Tennessee Governor Bill Haslam landed at the Lafayette Municipal Airport on Thursday morning, July 28th, to join Senator Mae Beavers and Representative Terri Lynn Weaver at the ‘Friends of Haslam, Weaver and Beavers’ breakfast, where community members were asked to share their views on education, infrastructure, industry and the economic state of Macon County with state leaders.Following the discussion, a ribbon cutting was held in honor of the airport’s new 10-unit T-Hangar, which was purchased through a $504,295 grant from the Tennessee Department of Transportation’s Aeronautics Division. Governor Bredesen announced that the airport would be receiving the grant in December 2009 and, with scissors in hand, the project came full circle as he signified its completion.
In a one-on-one interview with the Governor following the morning event, we discussed his goals in visiting Macon County, the issue that is on everyone’s mind – jobs, and the progress of the Highway 10 construction project.
When asked what he hoped to accomplish by visiting Macon County, the Governor replied, “There are a couple. The first is that I want to make sure, as Governor, I don’t spend all of my time in Nashville,” he said, “where you have one view of the state which isn’t necessarily the most accurate. During the campaign, I learned there’s a lot to be gained from actually going out and talking to people across the state.”
“Second is that I think it’s important for a Governor to be able to communicate what he or she is doing and why they’re doing it. So chances to have interaction, I think, are healthy.”
Just as the issue of creating more jobs is on the minds of many Macon County residents, it seems to also be a topic on the forefront of Governor Haslam’s agenda. When asked what the State is doing to bring more industry to rural areas of Tennessee, he stated, “We, for the first time ever, are going to have a Director level person at our Economic Development Department, who’s solely focused on rural areas because it is a different challenge. The reality is, statewide unemployment is at about 9.5 percent, but if you look at our rural areas it’s more around the mid-teens…so we do feel like it needs a different focus.”
“The second thing we’ve done is to divide the state up into nine different regions with the awareness that recruiting jobs in Nashville looks a lot different than it does in Macon County. It looks a lot different than it does to Cookeville for that matter. For each of the nine regions, including this one, folks are already in place who are solely focused on a strategy for that region so that if something is happening in Macon County, a ball doesn’t get dropped with a prospect or a potential need that the state could react to.”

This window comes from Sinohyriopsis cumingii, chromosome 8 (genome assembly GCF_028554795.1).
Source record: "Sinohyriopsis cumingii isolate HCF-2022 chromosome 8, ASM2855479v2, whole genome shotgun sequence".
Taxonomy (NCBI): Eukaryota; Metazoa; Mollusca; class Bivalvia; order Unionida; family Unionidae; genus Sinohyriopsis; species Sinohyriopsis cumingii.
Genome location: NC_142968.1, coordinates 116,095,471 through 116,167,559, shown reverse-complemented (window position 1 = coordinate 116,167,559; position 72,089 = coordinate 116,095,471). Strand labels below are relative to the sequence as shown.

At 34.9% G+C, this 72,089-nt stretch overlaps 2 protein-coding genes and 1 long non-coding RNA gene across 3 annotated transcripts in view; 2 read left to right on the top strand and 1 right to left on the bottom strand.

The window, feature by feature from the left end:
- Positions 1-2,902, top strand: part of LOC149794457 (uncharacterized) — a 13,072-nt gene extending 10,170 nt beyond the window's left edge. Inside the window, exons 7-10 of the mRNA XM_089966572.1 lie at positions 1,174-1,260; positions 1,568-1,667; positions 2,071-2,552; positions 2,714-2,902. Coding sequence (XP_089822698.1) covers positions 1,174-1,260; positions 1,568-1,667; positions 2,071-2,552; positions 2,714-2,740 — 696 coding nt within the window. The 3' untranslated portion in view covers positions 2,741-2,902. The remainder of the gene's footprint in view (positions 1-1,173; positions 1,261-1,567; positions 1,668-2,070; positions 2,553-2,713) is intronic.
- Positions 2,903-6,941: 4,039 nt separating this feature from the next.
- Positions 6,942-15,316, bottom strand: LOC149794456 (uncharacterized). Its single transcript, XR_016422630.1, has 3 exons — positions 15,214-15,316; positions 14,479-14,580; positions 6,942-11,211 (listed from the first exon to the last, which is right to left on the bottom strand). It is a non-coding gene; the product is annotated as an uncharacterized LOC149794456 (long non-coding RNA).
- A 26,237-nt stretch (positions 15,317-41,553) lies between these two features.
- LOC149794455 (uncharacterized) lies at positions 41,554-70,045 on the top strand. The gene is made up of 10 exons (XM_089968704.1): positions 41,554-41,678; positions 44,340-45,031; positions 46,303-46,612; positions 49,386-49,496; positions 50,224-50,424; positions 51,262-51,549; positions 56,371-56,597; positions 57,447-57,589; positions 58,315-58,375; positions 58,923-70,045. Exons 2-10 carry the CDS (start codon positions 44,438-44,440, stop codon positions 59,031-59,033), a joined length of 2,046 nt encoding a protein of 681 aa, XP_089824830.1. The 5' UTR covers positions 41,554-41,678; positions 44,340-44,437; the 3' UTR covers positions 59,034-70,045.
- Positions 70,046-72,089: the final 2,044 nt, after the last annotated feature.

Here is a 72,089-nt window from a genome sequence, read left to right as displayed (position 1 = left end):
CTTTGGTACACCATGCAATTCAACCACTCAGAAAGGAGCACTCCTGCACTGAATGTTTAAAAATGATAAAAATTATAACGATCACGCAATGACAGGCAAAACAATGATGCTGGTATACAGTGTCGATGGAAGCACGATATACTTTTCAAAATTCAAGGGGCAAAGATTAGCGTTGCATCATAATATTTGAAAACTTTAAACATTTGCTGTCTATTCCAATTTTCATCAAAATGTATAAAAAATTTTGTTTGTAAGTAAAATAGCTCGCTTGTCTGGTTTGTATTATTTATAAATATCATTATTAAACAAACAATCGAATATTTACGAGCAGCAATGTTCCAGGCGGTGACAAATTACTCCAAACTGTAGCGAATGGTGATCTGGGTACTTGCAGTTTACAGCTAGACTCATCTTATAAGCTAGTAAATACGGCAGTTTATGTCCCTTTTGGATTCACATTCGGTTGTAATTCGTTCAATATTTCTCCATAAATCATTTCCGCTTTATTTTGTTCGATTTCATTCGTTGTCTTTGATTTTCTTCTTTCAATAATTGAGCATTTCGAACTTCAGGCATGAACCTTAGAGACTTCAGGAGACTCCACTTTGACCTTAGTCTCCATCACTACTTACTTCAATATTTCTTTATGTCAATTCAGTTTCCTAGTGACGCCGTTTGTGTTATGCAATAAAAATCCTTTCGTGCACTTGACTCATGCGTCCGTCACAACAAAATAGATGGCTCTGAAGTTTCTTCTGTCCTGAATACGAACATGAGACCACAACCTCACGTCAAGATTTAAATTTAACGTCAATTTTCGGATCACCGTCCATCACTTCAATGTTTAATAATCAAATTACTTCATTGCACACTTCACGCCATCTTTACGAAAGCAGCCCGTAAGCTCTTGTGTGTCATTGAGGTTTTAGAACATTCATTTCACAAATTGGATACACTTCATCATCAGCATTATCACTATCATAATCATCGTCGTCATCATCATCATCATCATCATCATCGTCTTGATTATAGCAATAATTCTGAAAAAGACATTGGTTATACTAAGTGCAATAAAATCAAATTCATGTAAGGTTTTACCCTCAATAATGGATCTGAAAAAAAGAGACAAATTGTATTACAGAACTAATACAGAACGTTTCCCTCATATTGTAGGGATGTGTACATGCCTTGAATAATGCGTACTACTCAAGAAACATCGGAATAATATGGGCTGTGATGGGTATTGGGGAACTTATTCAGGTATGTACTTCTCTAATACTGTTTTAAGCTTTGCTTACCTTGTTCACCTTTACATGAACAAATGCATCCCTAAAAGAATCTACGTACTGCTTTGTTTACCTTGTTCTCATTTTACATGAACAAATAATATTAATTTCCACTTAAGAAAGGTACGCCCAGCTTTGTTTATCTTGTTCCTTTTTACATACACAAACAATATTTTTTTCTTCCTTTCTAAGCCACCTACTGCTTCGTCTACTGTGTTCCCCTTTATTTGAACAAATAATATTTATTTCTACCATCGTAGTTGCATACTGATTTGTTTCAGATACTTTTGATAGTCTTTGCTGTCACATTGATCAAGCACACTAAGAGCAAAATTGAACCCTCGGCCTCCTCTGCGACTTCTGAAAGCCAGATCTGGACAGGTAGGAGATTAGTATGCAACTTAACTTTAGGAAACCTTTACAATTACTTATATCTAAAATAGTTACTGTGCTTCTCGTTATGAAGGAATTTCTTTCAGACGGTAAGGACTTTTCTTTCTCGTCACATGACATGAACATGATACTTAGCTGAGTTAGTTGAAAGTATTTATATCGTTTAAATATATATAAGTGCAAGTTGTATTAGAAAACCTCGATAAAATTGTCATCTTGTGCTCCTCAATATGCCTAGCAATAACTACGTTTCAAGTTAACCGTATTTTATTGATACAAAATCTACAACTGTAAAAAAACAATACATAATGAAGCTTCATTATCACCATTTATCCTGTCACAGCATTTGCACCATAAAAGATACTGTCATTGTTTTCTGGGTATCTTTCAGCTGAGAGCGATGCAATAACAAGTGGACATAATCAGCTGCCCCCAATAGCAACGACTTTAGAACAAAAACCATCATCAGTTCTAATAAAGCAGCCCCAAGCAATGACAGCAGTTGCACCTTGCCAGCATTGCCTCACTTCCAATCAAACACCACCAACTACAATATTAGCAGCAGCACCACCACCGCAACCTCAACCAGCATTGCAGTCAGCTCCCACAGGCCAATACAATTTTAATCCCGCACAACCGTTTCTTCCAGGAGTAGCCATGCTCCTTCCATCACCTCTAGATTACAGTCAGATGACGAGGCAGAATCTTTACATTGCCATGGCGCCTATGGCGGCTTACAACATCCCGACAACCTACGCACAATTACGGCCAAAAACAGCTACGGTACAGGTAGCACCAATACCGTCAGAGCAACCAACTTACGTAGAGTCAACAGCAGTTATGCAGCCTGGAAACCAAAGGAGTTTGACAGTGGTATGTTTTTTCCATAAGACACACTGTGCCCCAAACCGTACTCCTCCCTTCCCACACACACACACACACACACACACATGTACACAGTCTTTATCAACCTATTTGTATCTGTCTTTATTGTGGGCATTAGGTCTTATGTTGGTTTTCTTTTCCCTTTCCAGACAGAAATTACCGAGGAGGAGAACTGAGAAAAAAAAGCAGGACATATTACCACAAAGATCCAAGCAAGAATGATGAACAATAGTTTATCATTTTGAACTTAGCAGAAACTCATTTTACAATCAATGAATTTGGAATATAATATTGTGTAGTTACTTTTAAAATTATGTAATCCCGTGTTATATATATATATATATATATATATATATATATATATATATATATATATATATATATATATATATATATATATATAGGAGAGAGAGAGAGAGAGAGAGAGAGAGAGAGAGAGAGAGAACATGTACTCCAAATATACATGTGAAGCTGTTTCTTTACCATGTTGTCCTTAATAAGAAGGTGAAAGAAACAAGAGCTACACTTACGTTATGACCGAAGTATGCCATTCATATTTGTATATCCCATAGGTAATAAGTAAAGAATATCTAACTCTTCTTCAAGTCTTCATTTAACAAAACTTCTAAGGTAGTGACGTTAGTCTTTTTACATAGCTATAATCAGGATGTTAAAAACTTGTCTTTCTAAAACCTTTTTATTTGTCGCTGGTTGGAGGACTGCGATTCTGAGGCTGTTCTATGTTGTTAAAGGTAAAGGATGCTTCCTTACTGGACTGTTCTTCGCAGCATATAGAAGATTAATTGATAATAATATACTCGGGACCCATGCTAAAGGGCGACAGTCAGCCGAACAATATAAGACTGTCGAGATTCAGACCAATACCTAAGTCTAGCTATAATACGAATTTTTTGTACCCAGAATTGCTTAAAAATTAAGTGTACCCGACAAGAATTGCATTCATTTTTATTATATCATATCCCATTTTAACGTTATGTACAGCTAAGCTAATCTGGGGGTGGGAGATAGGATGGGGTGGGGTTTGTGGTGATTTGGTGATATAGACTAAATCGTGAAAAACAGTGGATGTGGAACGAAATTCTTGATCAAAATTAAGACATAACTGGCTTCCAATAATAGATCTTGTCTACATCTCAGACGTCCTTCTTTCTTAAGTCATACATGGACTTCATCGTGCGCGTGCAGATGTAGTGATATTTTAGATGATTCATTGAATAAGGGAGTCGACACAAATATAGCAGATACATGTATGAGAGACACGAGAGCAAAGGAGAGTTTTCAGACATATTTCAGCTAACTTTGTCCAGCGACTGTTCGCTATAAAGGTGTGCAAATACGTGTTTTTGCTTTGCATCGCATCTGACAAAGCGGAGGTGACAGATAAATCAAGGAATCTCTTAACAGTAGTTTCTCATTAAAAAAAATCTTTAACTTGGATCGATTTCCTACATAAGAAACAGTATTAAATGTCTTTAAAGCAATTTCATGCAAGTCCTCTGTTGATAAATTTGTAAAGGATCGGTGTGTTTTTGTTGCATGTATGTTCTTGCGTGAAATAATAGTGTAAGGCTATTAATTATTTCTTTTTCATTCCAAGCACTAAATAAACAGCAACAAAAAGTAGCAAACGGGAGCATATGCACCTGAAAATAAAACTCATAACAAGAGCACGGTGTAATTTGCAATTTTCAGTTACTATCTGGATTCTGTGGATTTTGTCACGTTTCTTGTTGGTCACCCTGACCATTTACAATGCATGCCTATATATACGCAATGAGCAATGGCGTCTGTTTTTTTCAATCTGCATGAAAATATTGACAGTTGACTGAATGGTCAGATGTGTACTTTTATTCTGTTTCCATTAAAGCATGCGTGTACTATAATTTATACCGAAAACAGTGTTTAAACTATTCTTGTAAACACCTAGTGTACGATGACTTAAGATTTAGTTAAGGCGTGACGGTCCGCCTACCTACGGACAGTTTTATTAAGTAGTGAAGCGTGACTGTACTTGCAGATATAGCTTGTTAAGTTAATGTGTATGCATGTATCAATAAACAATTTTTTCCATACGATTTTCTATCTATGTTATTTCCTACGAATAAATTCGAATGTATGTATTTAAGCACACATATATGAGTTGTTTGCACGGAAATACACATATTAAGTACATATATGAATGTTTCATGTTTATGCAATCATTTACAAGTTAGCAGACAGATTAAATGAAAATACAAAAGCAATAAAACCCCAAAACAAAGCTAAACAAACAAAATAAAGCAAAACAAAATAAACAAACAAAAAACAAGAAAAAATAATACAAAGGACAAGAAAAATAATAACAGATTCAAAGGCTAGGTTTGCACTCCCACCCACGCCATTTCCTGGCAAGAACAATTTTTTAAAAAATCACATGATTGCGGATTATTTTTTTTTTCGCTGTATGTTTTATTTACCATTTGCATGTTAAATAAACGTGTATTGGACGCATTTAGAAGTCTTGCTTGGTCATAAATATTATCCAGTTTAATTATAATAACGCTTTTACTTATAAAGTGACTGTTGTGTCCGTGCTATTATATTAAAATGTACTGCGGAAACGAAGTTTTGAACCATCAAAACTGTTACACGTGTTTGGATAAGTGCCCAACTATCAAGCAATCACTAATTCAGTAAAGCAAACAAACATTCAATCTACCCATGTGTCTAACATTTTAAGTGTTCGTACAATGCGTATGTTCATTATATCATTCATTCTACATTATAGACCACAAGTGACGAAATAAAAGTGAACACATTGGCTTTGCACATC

Governor also Haslam added his thoughts on the factors that could be improved on in rural areas in order to attract more industry.
“Access to distribution is one, so better roads and access are key. In a lot of rural areas one of the challenges is making certain we have the trained work force that we need. Making sure we have enough folks that have completed high school, enough that have a college degree, enough that have the technical training to meet the workforce demands. It’s a different labor market today than it was 20 or 30 years ago. It’s one of the reasons we talk about education so much. A lot of the larger employers I talk to say, ‘We love Tennessee, we love the spirit of the workers, the commitment and the work ethic, but we’d love to see a higher level of training in the people we hire’.”
With at least one wreck on Macon County’s Highway 10 each week, the curse of the dangerous, and often fatal, road may soon be over, thanks to the efforts of Senator Beavers, Representative Weaver and Governor Haslam.
The project, to reconstruct SR 10 in Macon County from south of Goose Creek to SR 52 (1.8 miles) was included in the Tennessee Department of Transportation’s 3-year plan released in April.
TDOT is budgeted to begin the Right of Way acquisition process this fiscal year, with property appraisals tentatively scheduled to begin in April 2012.
The Governor, who has personally driven down Highway 10, knows that there is a need for implementing the Highway 10 project and stated that because there isn’t an endless supply of financial resources, projects are initiated by priority level. To obtain a high priority rating, safety conditions and whether or not the road assists in economic development are evaluated.
“Visiting here will certainly help to get Highway 10 the priority it needs,” he remarked.
This was not Governor Haslam’s first time to Macon County as he visited our area during his campaign in 2010 and attended the Macon County Christmas Parade in December 2009.